Vegetable oil is one of those forgotten ingredients. It's never a dish's star ingredient or the source of crave-able flavor (because it doesn't really have a flavor—more on that later.) But it's nonetheless super important: Without vegetable oil, there's no deep frying. Cakes bake up dry and unappetizing. Salad dressings lack that special emulsified something. You get the picture.
So what's a person to do when, halfway through a recipe, they reach into the pantry and find the bottle of vegetable oil empty? Breathe easy, you probably have on hand any number of substitutes that can act as a perfect stand-in, depending on what you're making. Here's what you need to know.
What Is Vegetable Oil?
"Vegetable oil is a common name for oils that are from lots of different plant sources, whether it's corn, soybean, whatever, that's often mixed together," Delish's food director Rob Seixas said. It can also include canola and sunflower oil, but most of the time, the stuff is made from soybeans. "It's gone through a refining and heating process to become stable," he continued. It's mild in flavor and odorless, a.k.a. a neutral oil.
Refined Vs. Unrefined Oils
An unrefined oil is another name for a virgin oil, which means it's been pressed or collected, but not treated with heat. Refined oils, on the other hand, have been treated with heat and therefore can withstand high temperatures, Seixas said. That's why refined oils are better for cooking and frying at high temperatures, because they have an elevated smoke point compared to unrefined oils and won't burn as easily.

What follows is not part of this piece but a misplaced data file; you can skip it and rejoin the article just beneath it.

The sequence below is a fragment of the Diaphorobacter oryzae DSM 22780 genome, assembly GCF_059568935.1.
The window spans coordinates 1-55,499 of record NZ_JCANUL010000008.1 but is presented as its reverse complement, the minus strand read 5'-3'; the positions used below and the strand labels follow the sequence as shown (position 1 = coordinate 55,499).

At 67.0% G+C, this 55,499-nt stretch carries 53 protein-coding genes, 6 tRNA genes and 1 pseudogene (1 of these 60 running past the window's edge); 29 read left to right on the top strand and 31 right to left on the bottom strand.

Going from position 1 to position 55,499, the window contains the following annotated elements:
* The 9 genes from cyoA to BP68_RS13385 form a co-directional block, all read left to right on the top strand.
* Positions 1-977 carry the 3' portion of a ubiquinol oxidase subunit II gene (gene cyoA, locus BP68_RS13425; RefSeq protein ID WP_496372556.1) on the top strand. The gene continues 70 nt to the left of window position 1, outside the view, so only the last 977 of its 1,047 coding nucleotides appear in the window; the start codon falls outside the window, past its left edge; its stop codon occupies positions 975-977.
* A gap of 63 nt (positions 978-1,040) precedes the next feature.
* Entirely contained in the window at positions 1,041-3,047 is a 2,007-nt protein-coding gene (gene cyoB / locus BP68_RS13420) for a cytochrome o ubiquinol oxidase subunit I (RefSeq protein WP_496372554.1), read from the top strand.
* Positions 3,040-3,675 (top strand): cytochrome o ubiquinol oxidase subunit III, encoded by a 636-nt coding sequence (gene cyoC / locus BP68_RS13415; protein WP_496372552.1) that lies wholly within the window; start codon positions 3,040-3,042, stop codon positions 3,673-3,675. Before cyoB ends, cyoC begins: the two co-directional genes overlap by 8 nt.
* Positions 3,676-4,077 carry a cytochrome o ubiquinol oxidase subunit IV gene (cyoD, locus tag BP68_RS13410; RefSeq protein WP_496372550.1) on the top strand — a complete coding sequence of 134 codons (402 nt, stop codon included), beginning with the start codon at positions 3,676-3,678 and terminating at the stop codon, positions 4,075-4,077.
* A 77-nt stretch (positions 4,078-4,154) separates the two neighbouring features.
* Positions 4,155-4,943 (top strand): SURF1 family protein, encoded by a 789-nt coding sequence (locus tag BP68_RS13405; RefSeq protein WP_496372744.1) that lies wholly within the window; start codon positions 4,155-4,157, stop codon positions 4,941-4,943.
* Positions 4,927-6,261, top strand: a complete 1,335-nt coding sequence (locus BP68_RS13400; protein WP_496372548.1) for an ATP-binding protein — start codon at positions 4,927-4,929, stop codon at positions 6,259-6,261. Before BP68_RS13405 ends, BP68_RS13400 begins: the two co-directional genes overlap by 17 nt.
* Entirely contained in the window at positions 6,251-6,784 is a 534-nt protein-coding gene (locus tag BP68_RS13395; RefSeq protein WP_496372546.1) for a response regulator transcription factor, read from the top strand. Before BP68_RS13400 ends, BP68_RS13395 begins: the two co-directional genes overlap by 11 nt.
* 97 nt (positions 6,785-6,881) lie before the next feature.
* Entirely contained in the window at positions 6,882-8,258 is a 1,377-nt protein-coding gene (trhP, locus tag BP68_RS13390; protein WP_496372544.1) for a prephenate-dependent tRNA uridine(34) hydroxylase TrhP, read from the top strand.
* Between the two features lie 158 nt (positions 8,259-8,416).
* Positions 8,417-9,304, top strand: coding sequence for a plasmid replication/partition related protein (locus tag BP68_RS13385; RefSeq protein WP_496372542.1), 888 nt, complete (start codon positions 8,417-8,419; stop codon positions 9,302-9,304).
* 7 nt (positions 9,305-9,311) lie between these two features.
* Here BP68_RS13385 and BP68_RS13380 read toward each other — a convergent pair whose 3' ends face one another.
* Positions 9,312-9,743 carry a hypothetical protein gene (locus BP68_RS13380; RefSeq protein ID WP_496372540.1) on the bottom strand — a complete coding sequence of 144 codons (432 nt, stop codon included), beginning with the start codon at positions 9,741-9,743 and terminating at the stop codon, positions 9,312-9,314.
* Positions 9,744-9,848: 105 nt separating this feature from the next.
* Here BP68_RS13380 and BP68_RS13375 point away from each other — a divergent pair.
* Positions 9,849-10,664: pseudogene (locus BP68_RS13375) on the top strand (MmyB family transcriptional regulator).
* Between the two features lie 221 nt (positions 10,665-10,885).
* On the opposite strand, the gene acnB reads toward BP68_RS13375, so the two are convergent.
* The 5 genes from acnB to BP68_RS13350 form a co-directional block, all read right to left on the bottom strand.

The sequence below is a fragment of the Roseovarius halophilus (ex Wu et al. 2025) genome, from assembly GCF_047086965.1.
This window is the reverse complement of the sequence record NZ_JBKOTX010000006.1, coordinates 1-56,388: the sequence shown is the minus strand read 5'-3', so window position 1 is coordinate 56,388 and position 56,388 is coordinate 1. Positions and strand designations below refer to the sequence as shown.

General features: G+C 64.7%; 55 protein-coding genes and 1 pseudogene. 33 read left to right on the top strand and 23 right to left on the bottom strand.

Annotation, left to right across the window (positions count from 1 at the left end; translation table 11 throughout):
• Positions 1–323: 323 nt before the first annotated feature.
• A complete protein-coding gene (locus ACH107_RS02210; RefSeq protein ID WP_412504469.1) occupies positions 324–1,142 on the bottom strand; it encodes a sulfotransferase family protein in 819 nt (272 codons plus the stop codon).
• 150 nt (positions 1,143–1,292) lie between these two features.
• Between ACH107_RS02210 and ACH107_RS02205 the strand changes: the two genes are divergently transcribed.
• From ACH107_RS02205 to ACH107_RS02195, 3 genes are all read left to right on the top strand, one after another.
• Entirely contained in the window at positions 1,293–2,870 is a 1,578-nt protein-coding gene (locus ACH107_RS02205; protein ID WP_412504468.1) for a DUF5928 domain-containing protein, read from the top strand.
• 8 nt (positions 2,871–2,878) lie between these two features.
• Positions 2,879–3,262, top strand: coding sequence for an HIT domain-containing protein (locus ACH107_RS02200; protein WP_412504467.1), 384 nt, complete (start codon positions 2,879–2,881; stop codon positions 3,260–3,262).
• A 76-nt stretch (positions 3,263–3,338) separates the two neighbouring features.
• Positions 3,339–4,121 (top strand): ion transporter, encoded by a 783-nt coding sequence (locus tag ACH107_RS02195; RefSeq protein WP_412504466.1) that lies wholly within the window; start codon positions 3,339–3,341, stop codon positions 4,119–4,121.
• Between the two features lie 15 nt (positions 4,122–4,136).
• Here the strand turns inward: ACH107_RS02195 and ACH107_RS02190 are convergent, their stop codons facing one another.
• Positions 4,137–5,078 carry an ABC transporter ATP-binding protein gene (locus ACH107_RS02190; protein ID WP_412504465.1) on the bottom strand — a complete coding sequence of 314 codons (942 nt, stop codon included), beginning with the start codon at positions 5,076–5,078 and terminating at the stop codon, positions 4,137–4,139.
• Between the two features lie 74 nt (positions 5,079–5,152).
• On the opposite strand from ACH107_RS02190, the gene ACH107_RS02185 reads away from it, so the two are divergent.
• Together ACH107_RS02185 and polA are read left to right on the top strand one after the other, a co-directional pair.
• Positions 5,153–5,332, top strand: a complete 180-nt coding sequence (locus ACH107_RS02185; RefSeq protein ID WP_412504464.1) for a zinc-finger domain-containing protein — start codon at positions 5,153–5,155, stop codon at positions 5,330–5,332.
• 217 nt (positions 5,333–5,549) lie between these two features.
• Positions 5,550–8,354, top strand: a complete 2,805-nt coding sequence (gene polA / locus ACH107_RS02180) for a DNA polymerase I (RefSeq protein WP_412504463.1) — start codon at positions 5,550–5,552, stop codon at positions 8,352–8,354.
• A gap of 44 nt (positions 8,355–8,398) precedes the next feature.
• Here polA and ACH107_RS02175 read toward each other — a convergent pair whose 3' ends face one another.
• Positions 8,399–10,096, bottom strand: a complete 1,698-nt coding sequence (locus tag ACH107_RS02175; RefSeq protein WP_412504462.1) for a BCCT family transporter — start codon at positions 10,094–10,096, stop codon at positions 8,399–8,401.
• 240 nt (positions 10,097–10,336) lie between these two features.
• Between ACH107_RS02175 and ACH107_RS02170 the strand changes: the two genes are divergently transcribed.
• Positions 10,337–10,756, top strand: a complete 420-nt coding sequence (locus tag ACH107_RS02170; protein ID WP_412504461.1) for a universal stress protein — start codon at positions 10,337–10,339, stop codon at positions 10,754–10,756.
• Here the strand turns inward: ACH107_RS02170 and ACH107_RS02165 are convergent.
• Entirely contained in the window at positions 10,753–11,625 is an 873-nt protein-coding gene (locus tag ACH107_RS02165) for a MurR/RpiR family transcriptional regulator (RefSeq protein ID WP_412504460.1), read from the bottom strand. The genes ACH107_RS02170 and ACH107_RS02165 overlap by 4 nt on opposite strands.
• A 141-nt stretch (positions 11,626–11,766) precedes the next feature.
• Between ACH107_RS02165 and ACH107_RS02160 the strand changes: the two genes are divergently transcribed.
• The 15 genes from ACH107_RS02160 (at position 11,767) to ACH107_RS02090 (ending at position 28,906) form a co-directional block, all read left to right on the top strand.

Neutral Vs. Non-Neutral Oils
A neutral oil is an oil that won't impart flavor to whatever you are making. Think vegetable, grapeseed, canola, and corn oils. Conversely, non-neutral oils add plenty of flavor—things like olive, sesame, and walnut oils—and should be used in dishes that don't clash with them.
How To Substitute Vegetable Oil
Generally, various oils can be substituted for vegetable oil on a one-to-one basis. Before substituting willy-nilly, though, consider your recipe.
If you're frying or cooking with high heat:
Deep frying generally requires heating oils to a temperature between 350 and 375 degrees Fahrenheit, so it's key to choose an oil with a high smoke point that can take the heat.
Best oils for heat: corn oil, avocado oil, refined coconut oil, canola oil, sunflower oil, safflower oil, grapeseed oil, peanut oil (could add nutty flavor)
If you're baking a cake:
Vegetable oil is great for adding moisture to a cake or pastry. "It helps to tenderize pastries very well," Seixas said. It's often preferable to using butter, which unlike vegetable oil, contains water. "When water interacts with flour, it develops gluten, which can toughen things," he explained.
For recipes that call for vegetable oil, sub in a neutral oil that won't affect the dish's flavor. But don't worry so much about the smoke point, since it'll be mixed in with other ingredients and won't be heated directly.
A heads up: Sometimes you'll see ingredients like mayonnaise, yogurt, or applesauce suggested as baking substitutes, but unless a recipe specifically calls for it, Seixas warns bakers to steer clear. "You're not going to come out with the same product," he said.
Best oils for baking: safflower oil, canola oil, coconut oil, avocado oil,
If you're whisking up a salad dressing:
Using vegetable oils as a base for salad dressings is great because they provide bulk without imparting flavor, which allows a dressing's other ingredients to take center stage. As with baked goods, the smoke point doesn't matter, but now it's because there's no heat involved at all. You want to consider flavor, though. Using an olive or walnut oil? They impart grassy and nutty flavors, which is great if that's what you're going for. If not, keep things neutral and stick to a neutral oil.
Best neutral oils for dressings: canola oil, safflower oil
Best non-neutral oils for dressings: olive oil, walnut oil, pistachio oil, sesame oil, grapeseed oil
Keep this intel in mind the next time your bottle of vegetable oil unexpectedly runs out. There are plenty of great vegetable oil substitutes out there—and they're likely lurking in your own kitchen.